Rutgers British Studies Center
The Rutgers British Studies Center (RBSC) supports a rich variety of programming—lectures, conferences, seminars, workshops, and roundtables—dedicated to the interdisciplinary analysis of British history and culture. The Center's work is broad in chronological scope and geographical sweep, ranging from the Early Middle Ages to the present and from the local to the global. Chronologically, we aim to investigate conventional boundaries between tradition and modernity, feudalism and capitalism, the imperial and the post-imperial, the neo-classical and the post-romantic, and the modern and the post-modern. Geographically, we inquire into relations between regions and nations within the British Isles and within the British Empire, between Britain and Europe, and between imperial and post-imperial Britain and the rest of the world. Methodologically, the Center seeks to understand what sort of knowledge the traditional divisions between academic disciplines promote and what sort they preclude so that our interdisciplinary projects in scholarship and teaching may be guided by an informed sense of purpose. Our aim is to encourage not a quest for a dubious unity of method but a series of intellectual encounters and engagements, producing friction as much as consensus and stimulating both productive disagreements and transformative collaborations.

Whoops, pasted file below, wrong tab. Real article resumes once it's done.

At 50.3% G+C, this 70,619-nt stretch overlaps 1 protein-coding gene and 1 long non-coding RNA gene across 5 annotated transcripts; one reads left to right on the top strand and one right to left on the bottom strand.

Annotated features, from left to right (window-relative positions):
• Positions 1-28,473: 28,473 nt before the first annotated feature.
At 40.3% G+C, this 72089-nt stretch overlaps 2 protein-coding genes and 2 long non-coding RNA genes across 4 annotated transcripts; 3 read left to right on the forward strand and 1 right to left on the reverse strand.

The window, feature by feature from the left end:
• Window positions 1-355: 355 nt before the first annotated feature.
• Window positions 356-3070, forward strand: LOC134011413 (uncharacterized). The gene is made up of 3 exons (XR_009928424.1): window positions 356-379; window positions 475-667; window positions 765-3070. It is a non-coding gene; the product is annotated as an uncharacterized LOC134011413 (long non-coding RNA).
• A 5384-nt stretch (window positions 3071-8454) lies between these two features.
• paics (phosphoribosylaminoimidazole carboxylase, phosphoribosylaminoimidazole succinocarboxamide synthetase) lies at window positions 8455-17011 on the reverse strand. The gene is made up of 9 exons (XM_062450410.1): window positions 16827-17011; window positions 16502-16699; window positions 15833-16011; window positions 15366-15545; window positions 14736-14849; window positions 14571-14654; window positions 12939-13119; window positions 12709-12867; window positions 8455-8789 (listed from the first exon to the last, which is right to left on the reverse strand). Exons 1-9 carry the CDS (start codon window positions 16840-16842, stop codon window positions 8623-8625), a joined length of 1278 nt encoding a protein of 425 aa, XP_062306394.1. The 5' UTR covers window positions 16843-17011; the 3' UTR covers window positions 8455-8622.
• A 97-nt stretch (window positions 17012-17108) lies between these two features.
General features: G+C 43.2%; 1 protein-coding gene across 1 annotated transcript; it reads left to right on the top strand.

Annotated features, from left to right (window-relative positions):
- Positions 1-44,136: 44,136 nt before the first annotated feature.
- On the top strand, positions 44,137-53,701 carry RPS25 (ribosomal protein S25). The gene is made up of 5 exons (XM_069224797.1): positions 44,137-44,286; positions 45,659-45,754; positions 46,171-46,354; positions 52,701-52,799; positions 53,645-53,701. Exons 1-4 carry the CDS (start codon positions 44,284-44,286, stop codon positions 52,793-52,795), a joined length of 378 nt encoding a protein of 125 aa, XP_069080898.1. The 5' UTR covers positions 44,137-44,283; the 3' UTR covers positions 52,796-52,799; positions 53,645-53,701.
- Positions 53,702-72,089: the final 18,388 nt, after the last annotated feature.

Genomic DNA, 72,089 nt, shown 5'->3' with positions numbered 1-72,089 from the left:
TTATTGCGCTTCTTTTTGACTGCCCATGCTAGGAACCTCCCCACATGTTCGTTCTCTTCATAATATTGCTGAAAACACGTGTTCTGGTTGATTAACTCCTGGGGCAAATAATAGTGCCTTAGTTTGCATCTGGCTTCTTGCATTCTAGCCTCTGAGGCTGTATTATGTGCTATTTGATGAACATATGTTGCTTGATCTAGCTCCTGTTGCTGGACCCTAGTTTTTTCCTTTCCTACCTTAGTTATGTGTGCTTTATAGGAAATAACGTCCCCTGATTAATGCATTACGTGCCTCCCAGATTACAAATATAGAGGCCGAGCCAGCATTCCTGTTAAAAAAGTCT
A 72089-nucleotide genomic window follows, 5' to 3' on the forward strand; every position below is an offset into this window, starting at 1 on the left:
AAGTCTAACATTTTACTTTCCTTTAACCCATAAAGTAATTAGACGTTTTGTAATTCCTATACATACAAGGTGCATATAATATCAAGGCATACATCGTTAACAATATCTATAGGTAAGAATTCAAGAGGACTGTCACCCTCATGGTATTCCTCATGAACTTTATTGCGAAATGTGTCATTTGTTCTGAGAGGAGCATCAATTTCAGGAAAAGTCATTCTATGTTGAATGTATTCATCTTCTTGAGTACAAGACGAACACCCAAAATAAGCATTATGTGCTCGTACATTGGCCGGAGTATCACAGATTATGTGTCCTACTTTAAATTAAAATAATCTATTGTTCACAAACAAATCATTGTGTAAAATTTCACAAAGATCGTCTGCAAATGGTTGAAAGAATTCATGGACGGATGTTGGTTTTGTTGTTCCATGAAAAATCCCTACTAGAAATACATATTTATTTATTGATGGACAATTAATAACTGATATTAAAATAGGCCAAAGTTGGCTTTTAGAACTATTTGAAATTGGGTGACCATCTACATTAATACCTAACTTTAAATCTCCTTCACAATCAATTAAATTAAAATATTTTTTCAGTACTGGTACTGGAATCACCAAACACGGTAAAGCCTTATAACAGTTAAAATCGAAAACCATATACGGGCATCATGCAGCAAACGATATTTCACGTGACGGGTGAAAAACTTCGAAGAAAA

The RBSC began work in 2007 as the Rutgers British Studies Project, supported by the Rutgers School of Arts and Sciences. A generous grant from the Andrew W. Mellon Foundation has allowed the Center to formalize its existence and expand its work, and will help support the Center's programming between 2011 and 2014.
In addition to its annual program of lectures, conferences, workshops, and seminars, the Center supports a number of other initiatives, including team-taught interdepartmental graduate courses, graduate student working groups, and a visiting fellowship for local scholars in British studies.
Information on the Center's programming, past, present, and future, can be found elsewhere on this website.